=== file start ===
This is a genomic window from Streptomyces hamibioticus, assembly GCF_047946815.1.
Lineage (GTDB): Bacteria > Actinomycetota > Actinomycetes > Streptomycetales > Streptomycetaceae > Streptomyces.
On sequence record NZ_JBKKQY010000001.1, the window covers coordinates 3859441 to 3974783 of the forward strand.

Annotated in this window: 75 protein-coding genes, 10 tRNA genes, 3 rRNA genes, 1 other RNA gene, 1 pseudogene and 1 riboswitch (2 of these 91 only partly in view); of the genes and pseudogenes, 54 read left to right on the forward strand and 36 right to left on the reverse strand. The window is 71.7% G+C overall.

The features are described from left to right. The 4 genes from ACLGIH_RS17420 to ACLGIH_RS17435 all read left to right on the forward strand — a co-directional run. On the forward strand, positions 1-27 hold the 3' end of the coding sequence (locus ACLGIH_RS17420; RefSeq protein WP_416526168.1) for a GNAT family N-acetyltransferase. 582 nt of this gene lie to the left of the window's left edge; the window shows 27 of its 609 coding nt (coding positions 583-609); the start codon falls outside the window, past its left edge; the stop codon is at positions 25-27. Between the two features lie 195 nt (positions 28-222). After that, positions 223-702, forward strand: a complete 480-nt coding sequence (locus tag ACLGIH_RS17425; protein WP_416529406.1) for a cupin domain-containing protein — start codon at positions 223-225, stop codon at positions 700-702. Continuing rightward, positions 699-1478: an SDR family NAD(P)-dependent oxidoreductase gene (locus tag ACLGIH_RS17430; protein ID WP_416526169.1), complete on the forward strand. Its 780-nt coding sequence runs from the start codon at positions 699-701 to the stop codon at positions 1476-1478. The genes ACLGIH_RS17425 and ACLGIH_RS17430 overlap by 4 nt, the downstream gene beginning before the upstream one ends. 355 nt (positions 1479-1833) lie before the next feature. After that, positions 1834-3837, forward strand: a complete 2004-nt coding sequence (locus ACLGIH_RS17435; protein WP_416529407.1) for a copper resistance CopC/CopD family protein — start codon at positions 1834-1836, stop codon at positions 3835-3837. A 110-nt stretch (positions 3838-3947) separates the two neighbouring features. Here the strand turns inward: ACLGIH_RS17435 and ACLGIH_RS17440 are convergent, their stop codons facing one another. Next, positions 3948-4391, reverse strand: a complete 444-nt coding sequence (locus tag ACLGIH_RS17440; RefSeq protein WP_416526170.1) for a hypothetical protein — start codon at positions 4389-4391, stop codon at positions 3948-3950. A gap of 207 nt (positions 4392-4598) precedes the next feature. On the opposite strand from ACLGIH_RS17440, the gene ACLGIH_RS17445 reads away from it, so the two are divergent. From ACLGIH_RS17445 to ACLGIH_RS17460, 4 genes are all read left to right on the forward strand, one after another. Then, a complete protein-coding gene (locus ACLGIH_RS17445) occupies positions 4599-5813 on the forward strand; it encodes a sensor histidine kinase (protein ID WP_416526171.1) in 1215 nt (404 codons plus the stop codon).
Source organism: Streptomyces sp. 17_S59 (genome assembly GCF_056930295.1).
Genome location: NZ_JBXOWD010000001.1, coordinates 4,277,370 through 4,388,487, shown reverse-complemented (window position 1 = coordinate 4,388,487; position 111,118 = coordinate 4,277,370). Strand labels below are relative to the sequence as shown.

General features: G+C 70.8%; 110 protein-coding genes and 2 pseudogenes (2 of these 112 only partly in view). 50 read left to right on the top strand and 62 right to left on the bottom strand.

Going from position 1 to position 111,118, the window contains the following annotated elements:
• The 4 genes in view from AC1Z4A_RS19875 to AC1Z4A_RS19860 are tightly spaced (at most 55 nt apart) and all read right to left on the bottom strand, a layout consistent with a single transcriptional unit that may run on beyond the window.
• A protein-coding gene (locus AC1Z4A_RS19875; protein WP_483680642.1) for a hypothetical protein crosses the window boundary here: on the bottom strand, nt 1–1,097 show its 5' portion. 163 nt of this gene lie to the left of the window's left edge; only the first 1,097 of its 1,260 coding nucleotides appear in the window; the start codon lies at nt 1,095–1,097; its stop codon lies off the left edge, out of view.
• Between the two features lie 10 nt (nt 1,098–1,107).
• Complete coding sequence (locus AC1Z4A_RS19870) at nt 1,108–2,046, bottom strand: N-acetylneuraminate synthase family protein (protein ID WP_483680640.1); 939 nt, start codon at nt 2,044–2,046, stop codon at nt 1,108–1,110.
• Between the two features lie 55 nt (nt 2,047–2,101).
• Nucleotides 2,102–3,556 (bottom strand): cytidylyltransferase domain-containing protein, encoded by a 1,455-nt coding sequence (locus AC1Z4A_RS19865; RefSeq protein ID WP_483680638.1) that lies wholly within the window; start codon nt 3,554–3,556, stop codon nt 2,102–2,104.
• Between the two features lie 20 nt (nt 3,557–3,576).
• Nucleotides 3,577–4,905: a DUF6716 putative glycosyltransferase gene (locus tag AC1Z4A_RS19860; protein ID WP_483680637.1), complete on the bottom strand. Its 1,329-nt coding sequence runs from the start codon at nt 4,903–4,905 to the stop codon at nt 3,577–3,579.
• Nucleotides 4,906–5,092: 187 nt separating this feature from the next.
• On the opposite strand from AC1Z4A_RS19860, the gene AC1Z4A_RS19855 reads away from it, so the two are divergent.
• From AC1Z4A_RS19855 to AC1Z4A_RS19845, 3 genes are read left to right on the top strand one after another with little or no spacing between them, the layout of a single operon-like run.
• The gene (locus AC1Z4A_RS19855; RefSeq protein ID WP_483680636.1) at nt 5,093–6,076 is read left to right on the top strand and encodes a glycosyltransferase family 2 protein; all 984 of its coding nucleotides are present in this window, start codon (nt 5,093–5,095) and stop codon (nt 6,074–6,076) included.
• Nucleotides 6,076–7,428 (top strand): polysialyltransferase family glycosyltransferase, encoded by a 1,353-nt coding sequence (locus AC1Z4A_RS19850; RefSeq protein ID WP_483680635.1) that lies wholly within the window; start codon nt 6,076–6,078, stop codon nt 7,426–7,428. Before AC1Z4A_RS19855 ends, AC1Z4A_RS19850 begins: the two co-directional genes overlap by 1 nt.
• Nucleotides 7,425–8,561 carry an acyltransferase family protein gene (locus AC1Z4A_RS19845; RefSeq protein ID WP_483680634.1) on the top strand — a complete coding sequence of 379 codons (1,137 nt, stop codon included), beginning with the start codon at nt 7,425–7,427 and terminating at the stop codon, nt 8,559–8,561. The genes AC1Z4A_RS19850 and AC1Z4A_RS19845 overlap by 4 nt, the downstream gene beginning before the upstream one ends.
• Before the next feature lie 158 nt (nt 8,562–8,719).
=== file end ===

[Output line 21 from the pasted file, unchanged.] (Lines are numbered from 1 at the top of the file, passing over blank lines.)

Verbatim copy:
• The gene (locus AC1Z4A_RS19855; RefSeq protein ID WP_483680636.1) at nt 5,093–6,076 is read left to right on the top strand and encodes a glycosyltransferase family 2 protein; all 984 of its coding nucleotides are present in this window, start codon (nt 5,093–5,095) and stop codon (nt 6,074–6,076) included.